Everything Is Possible For An Eccentric, Especially When He Is English – Part Twenty Five

Benjamin O’Neale Stratford (1808 – 1875)

A man needs a hobby but some take their enthusiasm to extremes. One such was Stratford, the sixth and last Earl of Aldborough – as we will see, he didn’t have time to sire an heir. His passion, nay obsession, was ballooning and his ambition was to build the biggest balloon the world had ever seen.

The starting point was to build somewhere to house it and in the 1830s he had a hangar built in the grounds of his family seat, Stratford Lodge, in Baltinglass in County Wicklow. It was no tin or wooden affair. Standing some 60 feet high and fifty feet wide, it was chiselled out of the Wicklow granite. And it had doors, because Stratford was paranoid that someone would see what he was doing and steal his ideas.

For the next twenty years or so he worked away, designing, building, adjusting, and modifying his meisterwerk. Throughout the time Stratford lived as a recluse, attended by only one servant. He refused to compromise the secrecy of his project by hiring a cook. Instead, he had his meals sent down to him from Dublin on the Baltinglass Royal Mail coach.

Eventually, by the early 1850s our Benjamin believed he had cracked it and started to make plans for its inaugural flight. His intention was to fly initially to England and then transport the balloon to the south coast where he would fly to the ballooning capital of the world, Paris. He had even bought a piece of land by the Seine as a landing strip – a triumph of optimism over reality if there ever was one.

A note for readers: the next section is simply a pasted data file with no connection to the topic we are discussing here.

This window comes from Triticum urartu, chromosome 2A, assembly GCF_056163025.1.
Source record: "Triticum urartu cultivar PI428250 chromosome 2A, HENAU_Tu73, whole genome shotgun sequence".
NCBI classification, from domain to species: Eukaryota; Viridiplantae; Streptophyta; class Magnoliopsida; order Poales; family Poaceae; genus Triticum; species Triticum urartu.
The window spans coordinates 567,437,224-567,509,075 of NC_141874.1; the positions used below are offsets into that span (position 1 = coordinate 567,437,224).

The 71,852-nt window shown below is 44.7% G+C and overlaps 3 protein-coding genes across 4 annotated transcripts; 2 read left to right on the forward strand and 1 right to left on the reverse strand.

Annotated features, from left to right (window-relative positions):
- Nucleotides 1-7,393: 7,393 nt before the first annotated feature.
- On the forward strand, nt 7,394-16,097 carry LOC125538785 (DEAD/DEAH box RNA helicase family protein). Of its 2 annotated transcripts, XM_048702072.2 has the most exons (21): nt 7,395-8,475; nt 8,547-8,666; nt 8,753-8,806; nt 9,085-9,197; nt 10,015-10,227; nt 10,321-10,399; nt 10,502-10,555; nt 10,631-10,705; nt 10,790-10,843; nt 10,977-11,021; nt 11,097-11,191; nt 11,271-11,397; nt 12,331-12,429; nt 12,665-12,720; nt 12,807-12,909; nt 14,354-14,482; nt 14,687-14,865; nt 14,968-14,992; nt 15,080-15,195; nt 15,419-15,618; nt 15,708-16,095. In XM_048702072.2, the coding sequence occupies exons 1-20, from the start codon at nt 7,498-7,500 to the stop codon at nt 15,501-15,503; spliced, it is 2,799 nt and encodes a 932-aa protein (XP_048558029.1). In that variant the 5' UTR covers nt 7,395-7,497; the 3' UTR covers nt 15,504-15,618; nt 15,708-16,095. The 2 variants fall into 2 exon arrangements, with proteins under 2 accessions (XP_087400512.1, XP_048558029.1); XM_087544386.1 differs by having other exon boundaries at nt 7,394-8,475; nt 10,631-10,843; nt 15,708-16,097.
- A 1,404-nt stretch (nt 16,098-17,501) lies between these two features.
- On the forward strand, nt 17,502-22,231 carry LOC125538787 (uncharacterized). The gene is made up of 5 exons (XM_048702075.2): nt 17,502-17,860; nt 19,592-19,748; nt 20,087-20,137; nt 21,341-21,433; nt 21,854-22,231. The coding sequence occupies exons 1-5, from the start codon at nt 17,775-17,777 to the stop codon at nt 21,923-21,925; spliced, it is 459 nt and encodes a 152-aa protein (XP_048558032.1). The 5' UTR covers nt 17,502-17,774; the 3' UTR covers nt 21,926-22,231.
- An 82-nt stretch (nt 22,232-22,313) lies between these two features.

By this time, England was embroiled in the Crimean War and in a fit of patriotic fervour Stratford offered his machine to a doubtless bemused military. There is also evidence that he sought to protect his invention with a patent. Patent number 224, filed in 1854, records “this inventor proposed a man-powered aircraft, either aided in flight by an elongated balloon, or by wings. The wings are intended to act in a manner similar to birds, based on theories of bird flight put forward by the inventor. A tail is described, which may act as a rudder, striking downward when the vessel is rising, thus compressing the air beneath, as the inventor believed birds do, especially pigeons.

The patent went on; “any number of persons on board may aid propulsion, each having a separate wheel.” Stratford continued modifying his design, filing another patent (no 2062) in 1856, in which “he appears now to suggest an engine to provide propulsive power. There are also improvements to the passenger accommodation and other minor features.” For all his efforts, there still had been no public unveiling.

And then one Sunday morning in 1856, tragedy struck. Fire broke out at Stratford Lodge. Stratford’s only concern was to save his balloon. He organised a human chain from the many onlookers to carry buckets of water to the hanger but to no avail. The balloon went up in flames.

Stratford was devastated, his purpose in life destroyed. He initially moved into what remained of the hangar and, when the family fortune had been all but spent, he moved to Alicante in Spain where he eked out a living breeding dogs and selling patent medicines. When he got bored with that, he became even more reclusive, shutting himself up in hotel rooms, having meals delivered to his door but refusing to allow anyone to collect the dirty crockery. When his room became uninhabitable, he simply moved into another one.

But some good did come of his balloon. Struts from the structure kept the locals in fishing rods for many years and some of the stones from the hangar were used in the Baltinglass’ new catholic church.

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